in Springfield to Abraham Lincoln. This home is preserved 
in Springfield, Illinois. 



(1) 



Page 2 

FAMILY HISTORY 

1. Dresser 

2. Fraternal Great-Grandf ather: Weyburn Elkins Dresser 

3. Born: January 24, 1853 in Capetown, West Canada 

Married Izah Maria Patch, April 23, 1876. 

4. Died: February 18, 1839 (age 86) 

5. Children: Seven 

Clarence William 

Born: April 25, 1877-1947 

Married: Nellie Hall and secondly Mrs. Louise 
Barlow 

George Benedict 

Born: May 12, 1879 
Died: October 14, 1902 

Jasper Gilbert 

Born: July 25, 1885 
Died: September 30, 1944 

Marion Izah 

Born: August 30, 18 87 
Married: Leland Kelsey 
Children: Five 

Phoebe Maria 

Born: April 23, 1891 

Married: Frank Benedict 

Children: Two daughters, Frances and Elizabeth 

Paul Elkins 

Born: February 9, 1895 
Married: Gladys Coombe 
Children: One daughter, Helen Catherine 

Born: June 30, 189 8. Never married. 



Page 3 



1. Fraternal Grandfather: Jasper Gilbert Dresser 



2. Born: July 25, 1885 in Clinton, Wisconsin. 

Married Edith Peterson, November 24, 1908 at 
Racine, Wisconsin. (Discussion immediately follows) 

3. Died: September 30, 19 44 (age 59) 

4. Burial: Beloit, Wisconsin 

5. Education: Twelfth grade 

6. Occupation: Farmer; Employee at Woodward Governor 

Company, Loves Park, Illinois; City Employee 

7. Political Party: Democrat 

8. Religion: Presbyterian 

9. Leisure Time: Gardening, reading 

10. Lived on farm in Clinton, Wisconsin for 44 years. Forced 
to move during depression years. At his time of death, 
my father was 18 years of age. This played an important 
I role on my father's development. 



Page 4 



1. Fraternal Grandmother: Edith Peterson-daughter of 

Danish parents 

2. Born: June 15, 1889 

3. Died: February 19, 1962 (age 72) Rockford, Illinois 

4. Burial: Beloit, Wisconsin 

5. Occupation: Ran rooming house for students attending 

University of Wisconsin, Madison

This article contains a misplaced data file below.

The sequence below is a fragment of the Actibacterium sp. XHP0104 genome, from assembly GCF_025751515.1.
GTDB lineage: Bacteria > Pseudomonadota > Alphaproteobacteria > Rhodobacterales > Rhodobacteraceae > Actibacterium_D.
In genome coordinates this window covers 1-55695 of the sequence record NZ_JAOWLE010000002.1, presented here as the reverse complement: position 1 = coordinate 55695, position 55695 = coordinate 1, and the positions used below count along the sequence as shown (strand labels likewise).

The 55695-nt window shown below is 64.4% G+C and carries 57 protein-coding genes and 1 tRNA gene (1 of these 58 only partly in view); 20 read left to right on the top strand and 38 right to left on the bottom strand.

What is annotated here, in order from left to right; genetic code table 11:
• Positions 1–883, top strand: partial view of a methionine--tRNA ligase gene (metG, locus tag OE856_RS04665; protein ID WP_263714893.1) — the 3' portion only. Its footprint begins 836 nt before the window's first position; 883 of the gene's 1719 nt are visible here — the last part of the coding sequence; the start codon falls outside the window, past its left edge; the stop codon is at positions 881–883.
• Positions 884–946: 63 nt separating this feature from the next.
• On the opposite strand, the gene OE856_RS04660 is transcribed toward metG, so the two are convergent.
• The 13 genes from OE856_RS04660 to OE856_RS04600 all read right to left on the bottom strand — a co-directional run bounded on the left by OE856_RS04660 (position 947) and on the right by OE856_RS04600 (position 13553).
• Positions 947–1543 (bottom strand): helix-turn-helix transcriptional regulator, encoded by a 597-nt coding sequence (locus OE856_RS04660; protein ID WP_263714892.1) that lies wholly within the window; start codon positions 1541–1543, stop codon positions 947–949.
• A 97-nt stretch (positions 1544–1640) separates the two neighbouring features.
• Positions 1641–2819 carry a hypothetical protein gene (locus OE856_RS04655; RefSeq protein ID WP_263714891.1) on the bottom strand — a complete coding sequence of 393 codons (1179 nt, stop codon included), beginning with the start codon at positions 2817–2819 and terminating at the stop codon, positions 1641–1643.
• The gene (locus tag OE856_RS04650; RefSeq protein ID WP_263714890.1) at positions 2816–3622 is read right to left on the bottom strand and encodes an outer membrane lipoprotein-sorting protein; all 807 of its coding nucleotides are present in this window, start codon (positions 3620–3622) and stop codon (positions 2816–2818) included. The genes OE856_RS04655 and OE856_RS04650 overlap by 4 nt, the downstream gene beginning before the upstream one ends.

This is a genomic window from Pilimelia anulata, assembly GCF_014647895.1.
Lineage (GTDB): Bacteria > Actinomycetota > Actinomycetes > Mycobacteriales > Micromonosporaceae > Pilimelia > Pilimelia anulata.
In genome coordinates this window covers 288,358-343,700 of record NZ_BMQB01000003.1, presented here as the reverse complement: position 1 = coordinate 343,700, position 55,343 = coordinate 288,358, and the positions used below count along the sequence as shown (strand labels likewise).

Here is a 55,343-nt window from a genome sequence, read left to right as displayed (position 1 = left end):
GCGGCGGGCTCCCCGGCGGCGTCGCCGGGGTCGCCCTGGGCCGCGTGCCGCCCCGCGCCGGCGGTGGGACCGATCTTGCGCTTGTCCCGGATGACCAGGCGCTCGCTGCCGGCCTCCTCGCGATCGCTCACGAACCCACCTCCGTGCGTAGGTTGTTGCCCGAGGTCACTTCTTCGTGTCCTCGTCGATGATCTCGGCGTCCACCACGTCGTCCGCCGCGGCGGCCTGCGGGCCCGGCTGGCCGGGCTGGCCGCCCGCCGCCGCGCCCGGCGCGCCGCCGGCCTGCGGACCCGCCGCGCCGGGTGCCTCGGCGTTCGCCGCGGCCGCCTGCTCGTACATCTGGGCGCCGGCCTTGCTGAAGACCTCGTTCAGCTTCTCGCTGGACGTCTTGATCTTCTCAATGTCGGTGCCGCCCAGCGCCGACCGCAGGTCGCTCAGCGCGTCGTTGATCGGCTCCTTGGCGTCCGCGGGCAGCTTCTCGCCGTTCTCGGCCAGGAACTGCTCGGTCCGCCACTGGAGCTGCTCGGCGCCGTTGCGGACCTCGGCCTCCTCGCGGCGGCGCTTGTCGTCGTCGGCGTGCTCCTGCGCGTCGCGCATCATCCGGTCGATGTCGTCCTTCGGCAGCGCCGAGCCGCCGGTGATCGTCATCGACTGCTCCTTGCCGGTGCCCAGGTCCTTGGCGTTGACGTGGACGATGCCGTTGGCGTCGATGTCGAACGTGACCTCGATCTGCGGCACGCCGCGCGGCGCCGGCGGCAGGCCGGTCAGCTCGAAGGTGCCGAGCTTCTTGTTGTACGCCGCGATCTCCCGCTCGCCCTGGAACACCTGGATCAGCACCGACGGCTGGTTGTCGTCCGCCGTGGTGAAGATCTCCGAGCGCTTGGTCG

6. Education: 6th grade 

7. Religion: Lutheran 

8. Leisure time: Sew, cook, handiwork 

9. Political Party: Democrat 

10. Children: from Jasper and Edith 

Norman Eugene 

Born: October 8, 1909 

Occupation: Dairy worker 

Married: Ella Lowry, October 21, 1931 

Children: Two 

Jasper Gilbert 

Born: May 7, 1911 

Occupation: Efficiency engineer 

Married: Ilia Kiefer, April 23, 1936 at 

Clinton, Wisconsin 
Children: Four 

Russell Elkins: 

Born: February 16, 1913 

Occupation: Vice President Meat Cutters 

Union 
Married: Fern Ross at Winona, Minnesota, 

April 2, 1934 
Children: Three 

Jeannette Marion 

Born: March 2, 1916 

Married: Frederick Boyd August 21, 1937 at 

Madison, Wisconsin 
Husbands Occupation: Professor of Agriculture 

at University of Colorado 
Children: Five 



Page 5 



Richard Warren 

Born: December 2, 19 2 5 

Married: Mary Lou Kennedy June 2 6/ 19 48, 

Rockford, Illinois 
Children: Four 

Eunice Olive ■- 

Born: tiarch 2, 1918 
Harried: Mathias Pelton, Ph.D. Iviay 14, 

1938 at Kadison, ,Vis. 
Children: Five 



Page 6 



1. Father: Richard Warren Dresser 

2. Born: December 2, 1925 

3. Married: Mary Lou Kennedy in Rockford, Illinois 

June 26, 1948 

4. Education: Masters Degree plus 

5. Religion: Presbyterian 

6. Political Party: Republican 

7. Leisure time: Sports, reading